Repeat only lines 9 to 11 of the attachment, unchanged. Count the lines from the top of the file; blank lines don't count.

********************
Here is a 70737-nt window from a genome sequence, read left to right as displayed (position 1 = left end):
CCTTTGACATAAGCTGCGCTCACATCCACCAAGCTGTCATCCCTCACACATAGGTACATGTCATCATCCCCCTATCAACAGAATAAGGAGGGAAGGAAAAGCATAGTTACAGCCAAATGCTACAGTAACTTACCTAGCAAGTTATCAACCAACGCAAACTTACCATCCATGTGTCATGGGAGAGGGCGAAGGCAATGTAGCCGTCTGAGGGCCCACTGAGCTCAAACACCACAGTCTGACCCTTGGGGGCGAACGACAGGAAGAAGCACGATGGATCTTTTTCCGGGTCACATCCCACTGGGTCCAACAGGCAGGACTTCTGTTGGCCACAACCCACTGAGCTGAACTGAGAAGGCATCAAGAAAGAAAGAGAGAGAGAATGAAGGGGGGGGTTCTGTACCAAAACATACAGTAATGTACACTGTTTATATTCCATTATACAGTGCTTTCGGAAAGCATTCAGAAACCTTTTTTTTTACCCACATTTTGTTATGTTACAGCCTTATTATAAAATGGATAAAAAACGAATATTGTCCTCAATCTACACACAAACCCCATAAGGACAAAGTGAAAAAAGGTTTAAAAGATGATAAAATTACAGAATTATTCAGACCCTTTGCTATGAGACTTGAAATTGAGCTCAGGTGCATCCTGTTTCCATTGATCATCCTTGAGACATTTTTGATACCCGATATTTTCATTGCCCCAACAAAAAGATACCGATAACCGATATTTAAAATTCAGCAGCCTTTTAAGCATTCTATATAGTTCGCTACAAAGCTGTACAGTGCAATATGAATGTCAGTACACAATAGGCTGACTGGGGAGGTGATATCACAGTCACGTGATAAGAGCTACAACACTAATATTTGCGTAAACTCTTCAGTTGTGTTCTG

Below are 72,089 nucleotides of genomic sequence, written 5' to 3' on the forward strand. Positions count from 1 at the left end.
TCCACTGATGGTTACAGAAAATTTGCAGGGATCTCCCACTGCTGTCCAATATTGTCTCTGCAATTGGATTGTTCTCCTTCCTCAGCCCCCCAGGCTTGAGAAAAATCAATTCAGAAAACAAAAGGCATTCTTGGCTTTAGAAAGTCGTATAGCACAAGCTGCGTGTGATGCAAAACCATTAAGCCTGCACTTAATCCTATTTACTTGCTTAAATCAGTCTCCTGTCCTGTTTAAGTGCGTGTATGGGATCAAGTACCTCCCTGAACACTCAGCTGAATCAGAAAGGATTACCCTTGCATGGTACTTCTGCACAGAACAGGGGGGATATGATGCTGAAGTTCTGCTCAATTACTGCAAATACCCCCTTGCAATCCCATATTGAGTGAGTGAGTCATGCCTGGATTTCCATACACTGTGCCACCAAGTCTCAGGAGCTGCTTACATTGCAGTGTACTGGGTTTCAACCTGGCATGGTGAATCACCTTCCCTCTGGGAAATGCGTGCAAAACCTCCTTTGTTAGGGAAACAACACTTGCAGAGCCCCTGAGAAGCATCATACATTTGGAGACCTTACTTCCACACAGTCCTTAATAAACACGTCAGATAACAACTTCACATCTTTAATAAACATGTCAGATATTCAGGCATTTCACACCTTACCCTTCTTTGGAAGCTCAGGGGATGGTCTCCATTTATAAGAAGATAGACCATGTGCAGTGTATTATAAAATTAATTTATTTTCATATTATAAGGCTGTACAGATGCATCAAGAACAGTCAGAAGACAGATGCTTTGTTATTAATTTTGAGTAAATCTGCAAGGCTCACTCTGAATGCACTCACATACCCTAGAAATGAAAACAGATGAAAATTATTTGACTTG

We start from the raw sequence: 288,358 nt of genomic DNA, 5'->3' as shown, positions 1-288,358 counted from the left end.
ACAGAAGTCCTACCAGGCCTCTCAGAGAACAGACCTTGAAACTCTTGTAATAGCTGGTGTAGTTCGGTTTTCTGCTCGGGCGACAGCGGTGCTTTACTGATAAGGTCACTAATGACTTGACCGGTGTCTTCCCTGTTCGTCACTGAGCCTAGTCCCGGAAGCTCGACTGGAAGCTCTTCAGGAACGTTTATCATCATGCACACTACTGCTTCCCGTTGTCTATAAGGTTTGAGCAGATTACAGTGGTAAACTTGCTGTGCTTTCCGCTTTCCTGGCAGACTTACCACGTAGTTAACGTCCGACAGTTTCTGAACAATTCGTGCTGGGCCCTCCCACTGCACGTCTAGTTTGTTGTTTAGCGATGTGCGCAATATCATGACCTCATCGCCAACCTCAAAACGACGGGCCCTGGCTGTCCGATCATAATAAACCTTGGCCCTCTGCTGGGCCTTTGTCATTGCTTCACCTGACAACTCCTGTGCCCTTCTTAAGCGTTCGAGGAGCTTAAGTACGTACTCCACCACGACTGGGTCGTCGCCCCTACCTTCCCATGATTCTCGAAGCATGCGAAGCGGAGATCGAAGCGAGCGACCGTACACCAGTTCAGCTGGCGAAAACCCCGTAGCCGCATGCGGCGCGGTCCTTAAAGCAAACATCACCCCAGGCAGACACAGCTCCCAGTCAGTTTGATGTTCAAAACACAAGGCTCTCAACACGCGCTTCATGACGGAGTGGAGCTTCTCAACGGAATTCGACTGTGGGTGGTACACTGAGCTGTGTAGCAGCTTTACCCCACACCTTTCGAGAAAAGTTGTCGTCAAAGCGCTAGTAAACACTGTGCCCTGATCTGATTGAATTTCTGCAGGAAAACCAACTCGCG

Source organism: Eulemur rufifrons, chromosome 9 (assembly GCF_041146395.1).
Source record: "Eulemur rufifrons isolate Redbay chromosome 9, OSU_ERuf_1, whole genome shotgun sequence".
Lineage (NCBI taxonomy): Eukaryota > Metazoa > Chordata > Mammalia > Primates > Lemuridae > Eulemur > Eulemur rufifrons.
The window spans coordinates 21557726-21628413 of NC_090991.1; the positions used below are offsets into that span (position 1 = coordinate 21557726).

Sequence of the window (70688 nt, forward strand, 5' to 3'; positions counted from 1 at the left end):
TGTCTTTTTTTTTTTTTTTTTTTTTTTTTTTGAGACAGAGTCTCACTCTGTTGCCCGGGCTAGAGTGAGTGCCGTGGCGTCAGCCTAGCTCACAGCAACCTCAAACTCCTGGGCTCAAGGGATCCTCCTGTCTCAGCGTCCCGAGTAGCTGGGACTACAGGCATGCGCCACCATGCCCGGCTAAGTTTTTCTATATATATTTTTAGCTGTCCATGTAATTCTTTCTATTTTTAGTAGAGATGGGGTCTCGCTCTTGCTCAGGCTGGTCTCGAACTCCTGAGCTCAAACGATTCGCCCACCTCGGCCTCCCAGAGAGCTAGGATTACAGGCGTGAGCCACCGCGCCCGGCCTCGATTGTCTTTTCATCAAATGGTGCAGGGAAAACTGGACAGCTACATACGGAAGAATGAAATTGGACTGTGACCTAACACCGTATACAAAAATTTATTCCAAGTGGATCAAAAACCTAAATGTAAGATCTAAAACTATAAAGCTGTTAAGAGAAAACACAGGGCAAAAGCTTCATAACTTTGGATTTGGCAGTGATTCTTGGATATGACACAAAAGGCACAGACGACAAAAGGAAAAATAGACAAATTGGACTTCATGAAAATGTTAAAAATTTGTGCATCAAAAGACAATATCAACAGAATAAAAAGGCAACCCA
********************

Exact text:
Lineage (NCBI taxonomy): Eukaryota > Metazoa > Chordata > Mammalia > Primates > Lemuridae > Eulemur > Eulemur rufifrons.
The window spans coordinates 21557726-21628413 of NC_090991.1; the positions used below are offsets into that span (position 1 = coordinate 21557726).

Sequence of the window (70688 nt, forward strand, 5' to 3'; positions counted from 1 at the left end):